Address to the Asia-Pacific Forestry Commission



G’day I’m Murray Watt, Australia’s Minister for Agriculture, Fisheries and Forestry.

Welcome to Sydney!

I’d like to start by acknowledging the Traditional Owners of the lands on which we’re gathering and pay my respects to elders past, present and emerging.

I’d also like to extend my appreciation to our overseas guests that have made their way to Sydney for the 30th United Nations Food and Agriculture Organisation’s Asia-Pacific Forestry Commission.

I would also like to acknowledge and thank Australian Forest Products Association who are the co-hosts of this event this evening. 

I attended the FAO Annual Conference in Rome in July, so I’m delighted that Australia has the opportunity to host this important FAO event, addressing the theme of Sustainable Forests for a Sustainable Future.

This event allows us all to come together to discuss the current challenges our forestry industry faces and build pathways to a more sustainable and prosperous future.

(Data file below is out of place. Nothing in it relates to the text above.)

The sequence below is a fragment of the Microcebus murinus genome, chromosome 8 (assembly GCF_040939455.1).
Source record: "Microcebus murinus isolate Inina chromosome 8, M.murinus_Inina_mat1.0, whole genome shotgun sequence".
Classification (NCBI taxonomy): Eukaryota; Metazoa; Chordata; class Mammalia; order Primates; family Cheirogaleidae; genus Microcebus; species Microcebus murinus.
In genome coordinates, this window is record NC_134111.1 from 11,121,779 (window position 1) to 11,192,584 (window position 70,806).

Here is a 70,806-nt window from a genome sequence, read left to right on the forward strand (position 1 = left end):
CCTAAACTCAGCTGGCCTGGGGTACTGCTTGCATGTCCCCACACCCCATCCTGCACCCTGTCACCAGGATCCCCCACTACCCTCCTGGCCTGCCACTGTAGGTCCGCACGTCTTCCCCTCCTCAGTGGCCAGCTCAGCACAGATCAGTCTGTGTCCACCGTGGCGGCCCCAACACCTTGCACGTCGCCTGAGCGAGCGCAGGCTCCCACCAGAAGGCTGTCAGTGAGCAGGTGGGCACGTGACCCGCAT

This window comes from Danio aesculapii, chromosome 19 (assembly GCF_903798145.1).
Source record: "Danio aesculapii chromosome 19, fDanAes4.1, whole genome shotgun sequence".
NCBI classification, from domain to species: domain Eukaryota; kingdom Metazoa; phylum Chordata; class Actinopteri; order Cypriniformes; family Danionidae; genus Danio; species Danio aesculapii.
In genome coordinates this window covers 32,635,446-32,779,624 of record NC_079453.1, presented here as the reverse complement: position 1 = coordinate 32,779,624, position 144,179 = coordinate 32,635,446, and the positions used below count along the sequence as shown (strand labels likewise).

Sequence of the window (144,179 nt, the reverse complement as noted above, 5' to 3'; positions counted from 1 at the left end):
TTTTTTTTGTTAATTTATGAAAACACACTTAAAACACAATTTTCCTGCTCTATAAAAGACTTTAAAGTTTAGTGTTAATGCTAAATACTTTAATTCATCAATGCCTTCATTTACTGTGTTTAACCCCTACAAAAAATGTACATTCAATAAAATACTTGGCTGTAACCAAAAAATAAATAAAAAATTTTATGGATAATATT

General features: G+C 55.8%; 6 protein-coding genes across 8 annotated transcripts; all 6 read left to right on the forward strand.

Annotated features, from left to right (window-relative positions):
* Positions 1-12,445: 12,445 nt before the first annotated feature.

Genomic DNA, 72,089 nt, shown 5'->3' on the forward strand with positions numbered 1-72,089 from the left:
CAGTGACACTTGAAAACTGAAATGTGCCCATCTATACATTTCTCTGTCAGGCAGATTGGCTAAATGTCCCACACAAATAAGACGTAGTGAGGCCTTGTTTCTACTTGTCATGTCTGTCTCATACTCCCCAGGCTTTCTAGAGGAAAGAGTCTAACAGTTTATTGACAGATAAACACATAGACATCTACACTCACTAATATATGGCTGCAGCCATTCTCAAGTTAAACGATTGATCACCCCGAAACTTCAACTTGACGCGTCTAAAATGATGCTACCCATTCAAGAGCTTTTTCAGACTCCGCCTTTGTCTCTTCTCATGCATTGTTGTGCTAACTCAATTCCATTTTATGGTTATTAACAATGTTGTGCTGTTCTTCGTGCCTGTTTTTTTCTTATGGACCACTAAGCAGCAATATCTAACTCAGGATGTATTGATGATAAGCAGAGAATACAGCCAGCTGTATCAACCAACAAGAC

International cooperation is vital to this future. Our collective efforts are central to responding to climate change, improving trade, growing our natural environment, and securing our future wood supply.

The Asia-Pacific has the fastest growing demand for sustainable wood products globally, so it’s particularly important this group gathers here for dialogue on these topics.


Here in Australia, the Albanese Government supports a sustainable forestry sector and the highly skilled jobs it supports across Australia.